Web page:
-Piggy backing on a still alive IP without even consulting (out of respect) the IP owners.
      -Joseph Khan, Ash Venkatram and associates created an exact opposite vision of what Saban (IP/Copyright holders) have worked towards after all these years. Which is a child friendly brand.
      -Khan and producers/associates should’ve just created their own stories and designs and worked from there. They’ll probably realise it’s not so easy to make your own creations popular.
      -I’m willing to bet that whatever amount Joseph Khan and Ash Venkatram spent to produce this short is nothing compared to what Saban has collectively spent to keep their brand going after all these years.

      There are some IP holders that don’t mind that kind of thing, but as a single/or group owner (s), you’d still would want to be able to ask other creatives not create an opposite of what you’ve built for so long.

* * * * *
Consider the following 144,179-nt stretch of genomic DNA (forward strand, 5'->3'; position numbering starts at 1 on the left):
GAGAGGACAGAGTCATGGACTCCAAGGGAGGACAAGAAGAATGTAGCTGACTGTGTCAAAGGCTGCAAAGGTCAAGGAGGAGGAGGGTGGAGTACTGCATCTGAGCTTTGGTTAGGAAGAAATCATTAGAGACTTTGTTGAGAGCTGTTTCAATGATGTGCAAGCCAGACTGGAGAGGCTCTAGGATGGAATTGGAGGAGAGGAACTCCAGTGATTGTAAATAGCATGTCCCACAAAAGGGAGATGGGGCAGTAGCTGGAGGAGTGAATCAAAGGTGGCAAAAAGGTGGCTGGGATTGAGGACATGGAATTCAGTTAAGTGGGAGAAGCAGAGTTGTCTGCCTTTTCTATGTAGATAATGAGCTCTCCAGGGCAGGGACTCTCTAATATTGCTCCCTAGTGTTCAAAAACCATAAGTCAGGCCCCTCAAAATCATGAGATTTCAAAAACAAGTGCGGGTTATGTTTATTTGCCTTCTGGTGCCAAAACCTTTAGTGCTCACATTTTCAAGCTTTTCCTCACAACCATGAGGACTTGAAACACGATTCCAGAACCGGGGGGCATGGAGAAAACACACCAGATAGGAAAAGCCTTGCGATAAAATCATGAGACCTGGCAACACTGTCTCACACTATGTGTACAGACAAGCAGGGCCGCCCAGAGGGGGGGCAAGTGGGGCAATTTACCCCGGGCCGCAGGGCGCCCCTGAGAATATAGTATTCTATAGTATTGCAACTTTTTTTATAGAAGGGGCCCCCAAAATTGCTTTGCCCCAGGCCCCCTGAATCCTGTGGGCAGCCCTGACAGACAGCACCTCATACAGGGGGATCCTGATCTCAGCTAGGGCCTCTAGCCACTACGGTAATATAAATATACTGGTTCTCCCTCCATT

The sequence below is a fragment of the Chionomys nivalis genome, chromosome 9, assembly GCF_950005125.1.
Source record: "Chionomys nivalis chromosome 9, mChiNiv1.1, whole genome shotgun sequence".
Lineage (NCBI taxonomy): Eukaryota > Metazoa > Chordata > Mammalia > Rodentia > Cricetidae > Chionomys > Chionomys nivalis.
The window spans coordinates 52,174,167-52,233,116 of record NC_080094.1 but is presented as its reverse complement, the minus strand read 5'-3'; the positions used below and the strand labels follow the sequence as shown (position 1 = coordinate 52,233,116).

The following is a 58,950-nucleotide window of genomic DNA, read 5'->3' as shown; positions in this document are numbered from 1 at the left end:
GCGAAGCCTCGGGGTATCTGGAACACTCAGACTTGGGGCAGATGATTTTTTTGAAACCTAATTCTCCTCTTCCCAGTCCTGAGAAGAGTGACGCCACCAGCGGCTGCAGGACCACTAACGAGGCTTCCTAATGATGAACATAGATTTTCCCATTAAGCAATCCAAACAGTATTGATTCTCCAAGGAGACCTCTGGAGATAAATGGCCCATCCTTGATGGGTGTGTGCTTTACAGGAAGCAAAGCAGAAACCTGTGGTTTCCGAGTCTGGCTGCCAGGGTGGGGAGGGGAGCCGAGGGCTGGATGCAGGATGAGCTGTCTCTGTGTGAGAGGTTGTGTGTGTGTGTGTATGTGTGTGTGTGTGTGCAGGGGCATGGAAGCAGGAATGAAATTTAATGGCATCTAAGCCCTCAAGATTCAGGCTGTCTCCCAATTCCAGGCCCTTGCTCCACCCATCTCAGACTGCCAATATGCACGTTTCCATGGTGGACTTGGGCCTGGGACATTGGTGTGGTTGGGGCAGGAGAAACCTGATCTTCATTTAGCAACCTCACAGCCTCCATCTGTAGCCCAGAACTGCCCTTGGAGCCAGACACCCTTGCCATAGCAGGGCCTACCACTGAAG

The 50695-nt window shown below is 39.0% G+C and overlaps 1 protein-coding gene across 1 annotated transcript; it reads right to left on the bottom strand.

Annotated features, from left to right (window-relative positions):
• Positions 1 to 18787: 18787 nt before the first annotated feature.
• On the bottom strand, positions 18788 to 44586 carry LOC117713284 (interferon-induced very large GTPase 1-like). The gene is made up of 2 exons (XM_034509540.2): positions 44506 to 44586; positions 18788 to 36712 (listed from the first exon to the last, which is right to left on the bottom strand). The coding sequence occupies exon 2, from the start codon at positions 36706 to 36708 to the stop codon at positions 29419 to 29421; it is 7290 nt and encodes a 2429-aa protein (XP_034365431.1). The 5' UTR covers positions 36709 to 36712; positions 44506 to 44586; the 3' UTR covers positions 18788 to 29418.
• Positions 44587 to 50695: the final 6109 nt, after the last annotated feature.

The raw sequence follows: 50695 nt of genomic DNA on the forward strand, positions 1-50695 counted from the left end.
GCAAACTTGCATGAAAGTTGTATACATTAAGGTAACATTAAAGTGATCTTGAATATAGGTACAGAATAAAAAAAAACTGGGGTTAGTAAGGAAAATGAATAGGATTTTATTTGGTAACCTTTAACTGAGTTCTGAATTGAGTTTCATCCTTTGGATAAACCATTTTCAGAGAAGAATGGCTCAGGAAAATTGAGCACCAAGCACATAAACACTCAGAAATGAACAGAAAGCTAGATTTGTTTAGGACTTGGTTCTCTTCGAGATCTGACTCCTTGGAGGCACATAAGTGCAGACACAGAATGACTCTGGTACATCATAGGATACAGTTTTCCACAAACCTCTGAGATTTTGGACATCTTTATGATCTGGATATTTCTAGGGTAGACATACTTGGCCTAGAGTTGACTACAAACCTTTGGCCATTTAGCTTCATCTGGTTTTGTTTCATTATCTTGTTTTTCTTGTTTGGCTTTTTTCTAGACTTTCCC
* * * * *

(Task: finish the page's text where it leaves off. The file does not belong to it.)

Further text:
–I wouldn’t want any of my favourite Ghibli films getting recreated with some boobs and drugs scenes, just because it makes it edgy. No — It would be missing the whole point and feel of the original creation/intention.

      Khan and Venkatram. Take. It. Down.

    • What’s troubling is that people (particularly in this thread) aren’t lawyers and don’t understand fair use.

      • Fair use is for lawyers to decide. We are debating an ethical point here, justifying their objection to this creation.

        And let’s be honest: far less egregious examples of piggybacking have been successfully quashed in the past. ‘Fair use’ isn’t open slather to do whatever you want with someone else’s IP.

  • I don’t see how this is different from Sesame Street doing a House of Cards/Three Little Pigs parody.

    • A parody is clearly under the Satire fair-use category.
      A short film, that is effectively a ‘reboot’ of an existing IP is difficult to see as ‘Fair Use’ if put out there for public consumption.